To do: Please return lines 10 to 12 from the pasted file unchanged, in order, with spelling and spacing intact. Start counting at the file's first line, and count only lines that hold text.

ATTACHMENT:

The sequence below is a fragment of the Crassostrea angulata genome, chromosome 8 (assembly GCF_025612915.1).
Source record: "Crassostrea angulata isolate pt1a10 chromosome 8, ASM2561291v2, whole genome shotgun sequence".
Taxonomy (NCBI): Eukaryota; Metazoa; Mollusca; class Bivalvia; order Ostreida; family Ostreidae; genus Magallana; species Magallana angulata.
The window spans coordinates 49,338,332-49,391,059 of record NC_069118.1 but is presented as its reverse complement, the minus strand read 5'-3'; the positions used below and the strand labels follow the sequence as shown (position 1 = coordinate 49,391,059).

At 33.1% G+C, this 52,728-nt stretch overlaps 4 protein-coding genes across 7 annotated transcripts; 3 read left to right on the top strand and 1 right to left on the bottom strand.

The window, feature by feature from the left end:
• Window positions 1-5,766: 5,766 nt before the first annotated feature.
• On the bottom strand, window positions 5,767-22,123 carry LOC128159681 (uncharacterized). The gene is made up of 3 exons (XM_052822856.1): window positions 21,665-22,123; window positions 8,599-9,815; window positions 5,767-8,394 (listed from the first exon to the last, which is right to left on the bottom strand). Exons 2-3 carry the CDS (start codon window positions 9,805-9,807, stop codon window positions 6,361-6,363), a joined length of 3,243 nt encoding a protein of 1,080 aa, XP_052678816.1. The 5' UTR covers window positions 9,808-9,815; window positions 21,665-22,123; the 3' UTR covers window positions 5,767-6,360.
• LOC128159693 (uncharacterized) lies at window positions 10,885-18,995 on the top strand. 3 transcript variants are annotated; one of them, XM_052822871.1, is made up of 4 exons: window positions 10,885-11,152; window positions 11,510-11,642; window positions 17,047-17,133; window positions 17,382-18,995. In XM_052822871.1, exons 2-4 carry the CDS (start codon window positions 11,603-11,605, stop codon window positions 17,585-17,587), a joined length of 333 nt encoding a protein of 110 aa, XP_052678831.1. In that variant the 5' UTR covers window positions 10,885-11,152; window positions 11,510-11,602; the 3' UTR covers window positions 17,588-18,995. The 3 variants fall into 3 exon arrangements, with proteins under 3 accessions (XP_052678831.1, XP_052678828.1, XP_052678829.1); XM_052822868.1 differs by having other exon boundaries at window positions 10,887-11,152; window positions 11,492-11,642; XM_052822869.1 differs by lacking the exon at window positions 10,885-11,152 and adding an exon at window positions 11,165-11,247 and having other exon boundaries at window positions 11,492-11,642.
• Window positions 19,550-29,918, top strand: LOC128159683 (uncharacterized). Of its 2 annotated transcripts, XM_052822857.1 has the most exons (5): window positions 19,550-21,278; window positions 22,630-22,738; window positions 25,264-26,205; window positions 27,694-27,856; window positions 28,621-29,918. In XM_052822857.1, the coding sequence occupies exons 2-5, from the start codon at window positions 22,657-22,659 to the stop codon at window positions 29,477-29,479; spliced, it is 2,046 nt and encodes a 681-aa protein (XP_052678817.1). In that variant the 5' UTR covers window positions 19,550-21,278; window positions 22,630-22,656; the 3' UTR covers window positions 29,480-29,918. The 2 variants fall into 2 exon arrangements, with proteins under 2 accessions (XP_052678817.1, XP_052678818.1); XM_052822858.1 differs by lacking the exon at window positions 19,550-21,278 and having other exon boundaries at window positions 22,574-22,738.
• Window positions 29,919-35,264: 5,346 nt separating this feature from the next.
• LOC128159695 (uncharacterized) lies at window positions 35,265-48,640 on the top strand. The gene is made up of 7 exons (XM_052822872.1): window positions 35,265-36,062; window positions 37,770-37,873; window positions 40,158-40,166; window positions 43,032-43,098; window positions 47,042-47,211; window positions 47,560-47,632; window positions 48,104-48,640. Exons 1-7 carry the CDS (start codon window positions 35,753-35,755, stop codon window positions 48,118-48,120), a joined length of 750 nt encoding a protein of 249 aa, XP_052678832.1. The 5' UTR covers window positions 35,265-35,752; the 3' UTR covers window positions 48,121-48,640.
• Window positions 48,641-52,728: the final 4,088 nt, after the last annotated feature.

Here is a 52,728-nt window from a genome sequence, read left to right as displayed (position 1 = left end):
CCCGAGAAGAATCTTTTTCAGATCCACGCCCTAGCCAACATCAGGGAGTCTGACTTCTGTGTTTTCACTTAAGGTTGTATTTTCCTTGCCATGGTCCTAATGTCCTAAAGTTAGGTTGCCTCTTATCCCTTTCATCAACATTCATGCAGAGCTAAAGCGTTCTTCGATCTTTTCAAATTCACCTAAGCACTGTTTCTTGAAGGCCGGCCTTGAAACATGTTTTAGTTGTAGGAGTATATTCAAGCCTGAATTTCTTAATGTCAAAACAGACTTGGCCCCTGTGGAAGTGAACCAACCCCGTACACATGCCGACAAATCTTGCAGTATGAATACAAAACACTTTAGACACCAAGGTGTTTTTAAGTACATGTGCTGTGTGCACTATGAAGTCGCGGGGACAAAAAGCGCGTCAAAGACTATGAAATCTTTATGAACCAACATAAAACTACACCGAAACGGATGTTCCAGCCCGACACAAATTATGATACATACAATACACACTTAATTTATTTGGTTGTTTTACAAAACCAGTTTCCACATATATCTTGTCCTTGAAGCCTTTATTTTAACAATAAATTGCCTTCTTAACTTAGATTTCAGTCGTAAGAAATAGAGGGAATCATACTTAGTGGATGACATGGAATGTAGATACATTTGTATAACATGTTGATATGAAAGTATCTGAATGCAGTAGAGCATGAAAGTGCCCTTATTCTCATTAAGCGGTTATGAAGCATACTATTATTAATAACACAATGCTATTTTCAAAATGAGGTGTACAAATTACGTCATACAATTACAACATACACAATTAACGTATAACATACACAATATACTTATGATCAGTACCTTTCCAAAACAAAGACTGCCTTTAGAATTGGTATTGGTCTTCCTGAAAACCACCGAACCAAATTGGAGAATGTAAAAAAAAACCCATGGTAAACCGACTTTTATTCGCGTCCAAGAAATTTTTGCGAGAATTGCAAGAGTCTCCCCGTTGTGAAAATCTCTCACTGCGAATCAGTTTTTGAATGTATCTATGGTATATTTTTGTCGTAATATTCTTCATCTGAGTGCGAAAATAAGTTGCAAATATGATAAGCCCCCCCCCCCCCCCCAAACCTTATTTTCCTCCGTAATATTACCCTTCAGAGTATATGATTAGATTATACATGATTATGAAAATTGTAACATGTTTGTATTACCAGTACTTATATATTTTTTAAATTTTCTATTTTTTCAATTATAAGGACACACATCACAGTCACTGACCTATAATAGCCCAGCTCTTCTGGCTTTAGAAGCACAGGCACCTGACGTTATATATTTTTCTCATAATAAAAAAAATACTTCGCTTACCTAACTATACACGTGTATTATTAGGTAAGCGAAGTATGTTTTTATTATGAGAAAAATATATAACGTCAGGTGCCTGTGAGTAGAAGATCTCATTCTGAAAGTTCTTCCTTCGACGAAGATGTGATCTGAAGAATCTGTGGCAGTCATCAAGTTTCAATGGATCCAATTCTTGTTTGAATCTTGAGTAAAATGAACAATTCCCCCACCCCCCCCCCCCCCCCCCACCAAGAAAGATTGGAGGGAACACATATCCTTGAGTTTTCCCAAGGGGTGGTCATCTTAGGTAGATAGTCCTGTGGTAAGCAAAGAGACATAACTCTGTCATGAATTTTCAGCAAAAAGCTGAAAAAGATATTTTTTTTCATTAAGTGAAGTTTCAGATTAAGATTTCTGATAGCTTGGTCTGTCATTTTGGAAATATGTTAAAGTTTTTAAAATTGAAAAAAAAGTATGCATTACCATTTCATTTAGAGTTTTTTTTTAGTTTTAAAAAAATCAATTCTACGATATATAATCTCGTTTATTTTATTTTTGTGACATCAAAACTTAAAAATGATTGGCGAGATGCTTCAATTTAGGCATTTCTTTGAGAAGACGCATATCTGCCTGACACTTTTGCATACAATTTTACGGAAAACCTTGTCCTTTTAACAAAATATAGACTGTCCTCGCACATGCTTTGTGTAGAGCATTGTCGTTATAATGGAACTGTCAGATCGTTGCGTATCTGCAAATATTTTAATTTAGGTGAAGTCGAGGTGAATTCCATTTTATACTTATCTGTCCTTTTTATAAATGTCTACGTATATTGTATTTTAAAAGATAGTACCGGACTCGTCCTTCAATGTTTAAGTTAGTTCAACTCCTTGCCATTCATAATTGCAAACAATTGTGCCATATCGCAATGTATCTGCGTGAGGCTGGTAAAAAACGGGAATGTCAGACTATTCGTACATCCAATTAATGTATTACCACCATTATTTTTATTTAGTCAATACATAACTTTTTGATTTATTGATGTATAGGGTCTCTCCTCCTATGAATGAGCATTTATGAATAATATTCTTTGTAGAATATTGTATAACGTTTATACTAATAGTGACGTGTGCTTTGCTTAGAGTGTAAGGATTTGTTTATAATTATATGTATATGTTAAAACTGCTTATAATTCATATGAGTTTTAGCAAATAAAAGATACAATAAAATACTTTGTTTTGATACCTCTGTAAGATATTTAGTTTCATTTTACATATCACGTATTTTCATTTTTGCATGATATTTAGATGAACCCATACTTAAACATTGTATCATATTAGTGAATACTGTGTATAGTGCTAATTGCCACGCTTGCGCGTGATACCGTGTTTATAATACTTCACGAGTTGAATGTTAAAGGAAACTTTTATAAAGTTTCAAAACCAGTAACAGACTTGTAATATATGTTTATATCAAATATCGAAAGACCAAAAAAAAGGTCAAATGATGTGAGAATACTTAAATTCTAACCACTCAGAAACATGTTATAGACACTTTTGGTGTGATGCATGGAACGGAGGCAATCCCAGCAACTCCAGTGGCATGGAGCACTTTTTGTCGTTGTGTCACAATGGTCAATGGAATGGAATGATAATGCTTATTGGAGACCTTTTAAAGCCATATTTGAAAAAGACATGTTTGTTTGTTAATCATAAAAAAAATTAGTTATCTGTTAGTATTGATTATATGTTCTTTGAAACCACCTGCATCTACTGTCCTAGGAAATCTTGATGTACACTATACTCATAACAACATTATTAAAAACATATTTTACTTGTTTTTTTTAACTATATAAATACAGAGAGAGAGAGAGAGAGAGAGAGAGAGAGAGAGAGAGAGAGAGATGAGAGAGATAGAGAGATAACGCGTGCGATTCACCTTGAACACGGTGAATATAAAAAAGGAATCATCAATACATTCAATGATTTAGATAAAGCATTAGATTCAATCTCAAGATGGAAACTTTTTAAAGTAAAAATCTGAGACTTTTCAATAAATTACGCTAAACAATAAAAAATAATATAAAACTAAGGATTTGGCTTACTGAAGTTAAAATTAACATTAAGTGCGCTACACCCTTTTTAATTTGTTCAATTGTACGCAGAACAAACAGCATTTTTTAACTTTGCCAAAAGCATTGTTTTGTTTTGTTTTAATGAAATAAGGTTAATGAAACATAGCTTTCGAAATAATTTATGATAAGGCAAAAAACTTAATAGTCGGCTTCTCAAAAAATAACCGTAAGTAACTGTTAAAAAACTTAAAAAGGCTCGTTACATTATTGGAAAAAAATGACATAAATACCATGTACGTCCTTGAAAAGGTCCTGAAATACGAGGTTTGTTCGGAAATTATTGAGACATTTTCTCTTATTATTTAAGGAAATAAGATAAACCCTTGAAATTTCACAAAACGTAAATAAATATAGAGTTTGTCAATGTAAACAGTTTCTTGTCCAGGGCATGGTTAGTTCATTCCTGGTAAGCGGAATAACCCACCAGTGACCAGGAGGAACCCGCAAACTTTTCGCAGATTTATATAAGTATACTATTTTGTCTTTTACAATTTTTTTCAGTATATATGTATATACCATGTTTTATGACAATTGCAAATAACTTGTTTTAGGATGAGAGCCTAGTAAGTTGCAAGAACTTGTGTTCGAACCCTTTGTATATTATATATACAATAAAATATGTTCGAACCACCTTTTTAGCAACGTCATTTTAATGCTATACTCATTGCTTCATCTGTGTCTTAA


• Window positions 19,550-29,918, top strand: LOC128159683 (uncharacterized). Of its 2 annotated transcripts, XM_052822857.1 has the most exons (5): window positions 19,550-21,278; window positions 22,630-22,738; window positions 25,264-26,205; window positions 27,694-27,856; window positions 28,621-29,918. In XM_052822857.1, the coding sequence occupies exons 2-5, from the start codon at window positions 22,657-22,659 to the stop codon at window positions 29,477-29,479; spliced, it is 2,046 nt and encodes a 681-aa protein (XP_052678817.1). In that variant the 5' UTR covers window positions 19,550-21,278; window positions 22,630-22,656; the 3' UTR covers window positions 29,480-29,918. The 2 variants fall into 2 exon arrangements, with proteins under 2 accessions (XP_052678817.1, XP_052678818.1); XM_052822858.1 differs by lacking the exon at window positions 19,550-21,278 and having other exon boundaries at window positions 22,574-22,738.
• Window positions 29,919-35,264: 5,346 nt separating this feature from the next.
• LOC128159695 (uncharacterized) lies at window positions 35,265-48,640 on the top strand. The gene is made up of 7 exons (XM_052822872.1): window positions 35,265-36,062; window positions 37,770-37,873; window positions 40,158-40,166; window positions 43,032-43,098; window positions 47,042-47,211; window positions 47,560-47,632; window positions 48,104-48,640. Exons 1-7 carry the CDS (start codon window positions 35,753-35,755, stop codon window positions 48,118-48,120), a joined length of 750 nt encoding a protein of 249 aa, XP_052678832.1. The 5' UTR covers window positions 35,265-35,752; the 3' UTR covers window positions 48,121-48,640.